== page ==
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Photos, Stories and Scrapbooking

Tag: stories (Page 1 of 2)

Variety of Greens

There is usually a story behind every photo made. In this case after walking in the warm sunshine my sister, Glenda, and I enjoyed a salmon salad at the Farmhouse, a lovely open air bistro on the grounds of Roger’s Gardens. I suppose a photo of the salad might have marked our day better than these fake succulents, but this trip was filled with work days helping my daughter move. Once we found a little shade, I helped my sister photograph these with her new camera. Sometimes, I simply take what I get and fill in the details of the story in order to document an event. Sometimes, I just want to remember a time together.

This was a very simple layout to put together using Anna’s new release. I actually chose this photo to document our lunch based on the color scheme of the new ArtPlay Palette Notabilia. I placed transfer 1 from the new artplay palette on a new blank document and blended my photo into the transfer using an inverted layer mask.

Note: I adjusted the color in my photo with a hue and saturation adjustment layer, but I learned a valuable lesson on color as I worked with this page.

Next, I placed the layers of psd file 2 from MultiMedia Documents No. 2 to create a frame effect around my photo. I switched out the flower with one from the artplay palette and added word art from Notabilia WordART Mix No. 1. I clipped an extracted copy of the same photo I had clipped to the transfer to the paper layer for the document multimedia file.

While I liked the photo on the multimedia document, I did not think there was enough interest on my page. I then opened Artsy Layered Template No. 255 and dragged the layers below my multimedia layers and turned them off. First, I moved the frames, text boxes, splatter and art stroke above the document layers but below the succulent element, thread and word art. I reduced the size of the frames slightly and recolored them an off white. The white frames appeared too stark with the color scheme. I wrote my journaling and added a subtitle from Notabilia WordART Mix No. 1. I could have left my page as below, but it appeared incomplete to me.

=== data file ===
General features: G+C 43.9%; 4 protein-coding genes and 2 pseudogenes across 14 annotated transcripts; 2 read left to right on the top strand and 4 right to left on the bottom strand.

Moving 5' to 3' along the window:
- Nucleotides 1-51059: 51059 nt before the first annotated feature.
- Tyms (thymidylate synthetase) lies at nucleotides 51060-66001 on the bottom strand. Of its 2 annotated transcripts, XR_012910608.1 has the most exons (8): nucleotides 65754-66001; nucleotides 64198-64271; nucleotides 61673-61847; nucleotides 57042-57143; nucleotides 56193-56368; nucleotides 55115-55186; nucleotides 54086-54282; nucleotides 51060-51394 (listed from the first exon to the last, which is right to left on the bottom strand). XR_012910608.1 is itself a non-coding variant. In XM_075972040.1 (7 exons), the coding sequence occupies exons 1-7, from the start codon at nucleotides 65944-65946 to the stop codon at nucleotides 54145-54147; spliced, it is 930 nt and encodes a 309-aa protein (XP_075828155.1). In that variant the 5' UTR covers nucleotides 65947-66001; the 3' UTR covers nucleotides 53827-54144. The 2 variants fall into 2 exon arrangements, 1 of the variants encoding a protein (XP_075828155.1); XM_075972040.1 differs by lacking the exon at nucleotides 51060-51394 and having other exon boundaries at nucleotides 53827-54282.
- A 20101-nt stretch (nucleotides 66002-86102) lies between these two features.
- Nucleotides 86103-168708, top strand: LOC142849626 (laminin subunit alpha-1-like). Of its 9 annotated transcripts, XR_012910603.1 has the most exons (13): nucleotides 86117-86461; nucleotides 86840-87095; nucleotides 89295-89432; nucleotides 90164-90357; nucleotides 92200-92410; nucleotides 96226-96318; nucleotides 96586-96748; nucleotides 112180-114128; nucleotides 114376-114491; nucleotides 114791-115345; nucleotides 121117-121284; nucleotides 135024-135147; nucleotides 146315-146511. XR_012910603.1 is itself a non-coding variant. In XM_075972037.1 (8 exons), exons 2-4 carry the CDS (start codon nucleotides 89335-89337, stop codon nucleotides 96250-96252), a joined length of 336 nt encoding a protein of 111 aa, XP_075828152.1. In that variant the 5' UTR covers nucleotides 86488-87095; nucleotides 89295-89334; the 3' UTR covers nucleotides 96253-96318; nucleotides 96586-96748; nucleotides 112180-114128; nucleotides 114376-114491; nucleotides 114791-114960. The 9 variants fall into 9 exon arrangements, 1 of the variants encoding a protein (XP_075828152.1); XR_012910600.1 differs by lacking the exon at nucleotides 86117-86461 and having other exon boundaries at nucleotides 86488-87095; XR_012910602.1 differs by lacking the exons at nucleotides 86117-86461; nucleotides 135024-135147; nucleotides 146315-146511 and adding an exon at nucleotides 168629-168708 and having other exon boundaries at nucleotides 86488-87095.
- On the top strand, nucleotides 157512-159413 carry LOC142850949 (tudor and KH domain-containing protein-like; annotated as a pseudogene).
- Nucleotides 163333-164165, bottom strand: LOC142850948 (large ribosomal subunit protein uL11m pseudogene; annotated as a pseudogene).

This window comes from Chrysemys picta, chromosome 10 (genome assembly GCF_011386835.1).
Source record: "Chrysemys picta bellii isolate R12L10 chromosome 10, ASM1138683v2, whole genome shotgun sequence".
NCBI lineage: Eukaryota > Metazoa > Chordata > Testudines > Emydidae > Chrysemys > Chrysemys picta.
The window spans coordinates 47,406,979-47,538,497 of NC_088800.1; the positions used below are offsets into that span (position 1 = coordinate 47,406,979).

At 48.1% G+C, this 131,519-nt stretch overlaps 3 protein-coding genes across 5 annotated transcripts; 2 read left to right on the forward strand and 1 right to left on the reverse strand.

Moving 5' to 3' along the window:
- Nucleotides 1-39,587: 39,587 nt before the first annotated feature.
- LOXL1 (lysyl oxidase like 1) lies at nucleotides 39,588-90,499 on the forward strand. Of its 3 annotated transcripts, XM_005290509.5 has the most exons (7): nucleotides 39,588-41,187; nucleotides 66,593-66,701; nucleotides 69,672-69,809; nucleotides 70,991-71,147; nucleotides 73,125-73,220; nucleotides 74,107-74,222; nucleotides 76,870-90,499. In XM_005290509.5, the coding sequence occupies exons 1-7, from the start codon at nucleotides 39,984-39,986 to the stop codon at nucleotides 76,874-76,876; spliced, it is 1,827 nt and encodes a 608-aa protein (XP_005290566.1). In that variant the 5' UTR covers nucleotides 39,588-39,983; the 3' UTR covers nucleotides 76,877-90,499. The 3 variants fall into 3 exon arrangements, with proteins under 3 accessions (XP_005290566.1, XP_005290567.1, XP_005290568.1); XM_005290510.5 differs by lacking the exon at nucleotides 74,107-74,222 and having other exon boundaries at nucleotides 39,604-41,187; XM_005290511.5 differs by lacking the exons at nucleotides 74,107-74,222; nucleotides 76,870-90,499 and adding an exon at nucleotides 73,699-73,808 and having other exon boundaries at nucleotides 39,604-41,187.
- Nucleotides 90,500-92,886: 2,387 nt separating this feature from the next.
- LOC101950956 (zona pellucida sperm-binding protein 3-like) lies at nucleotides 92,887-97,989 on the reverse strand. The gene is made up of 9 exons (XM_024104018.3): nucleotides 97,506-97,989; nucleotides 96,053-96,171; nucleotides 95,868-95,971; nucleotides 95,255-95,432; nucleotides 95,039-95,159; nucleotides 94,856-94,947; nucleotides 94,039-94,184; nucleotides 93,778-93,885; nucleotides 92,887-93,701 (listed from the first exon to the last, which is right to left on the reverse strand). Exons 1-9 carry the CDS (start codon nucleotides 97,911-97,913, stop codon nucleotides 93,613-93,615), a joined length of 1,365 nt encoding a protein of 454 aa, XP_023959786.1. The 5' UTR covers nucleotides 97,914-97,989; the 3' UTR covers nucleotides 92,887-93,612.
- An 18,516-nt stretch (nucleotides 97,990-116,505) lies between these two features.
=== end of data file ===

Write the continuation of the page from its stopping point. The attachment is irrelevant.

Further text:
I began turning on the template layers that I had grouped below the multimedia layers. I recolored some stains, adjusted the blend mode and deleted some layers until I though I had created a soft background for the document file. I especially liked the look of the textured paper on the left with the paper in the document file.

I though I was finished with this page, until I looked again at the lack of variation in color on my page. So I reopened the file, adjusted my framed photos a little more, recolored some of the template stains and reduced the opacity.

I like the more natural variety in greens on this page much better now. Too much matching of color is not always a good thing.

Feed the Goats If You Dare

You wouldn’t think that goats would be more agressive than deer to feed. However, they were. It looked so easy when Corbin held the seeds in his hand for the goats. They tried to eat Logan’s cup and seeds. Both Logan and Corbin just laughed at their antics.

Unfortunately, when Kate held up her cup of seeds, the goats knocked it to the ground. Poor Kate cried while mommy picked up the cup and gathered a few seeds to put back in Kate’s cup. Then Owen lectured the goats on their behavior.

After Corbin showed Kate how to line up some seeds on the railing, she started placing some on the wooden railing while the rest of the family kept the goats busy. Once she had placed some seeds, she waited for the goats to come over to eat them. Kate laughed when three goats battled for the seeds she had left on the railing.

Below are some of the pages that I’ve already finished. The book I am working on this year may not have as many pages as previous years. I’m not worried about the number of pages that I complete; I just want to document some of our stories.

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I am using a similar format for each page: a template, a light background, blending in the background, hand written font for the title. Today’s page is no different.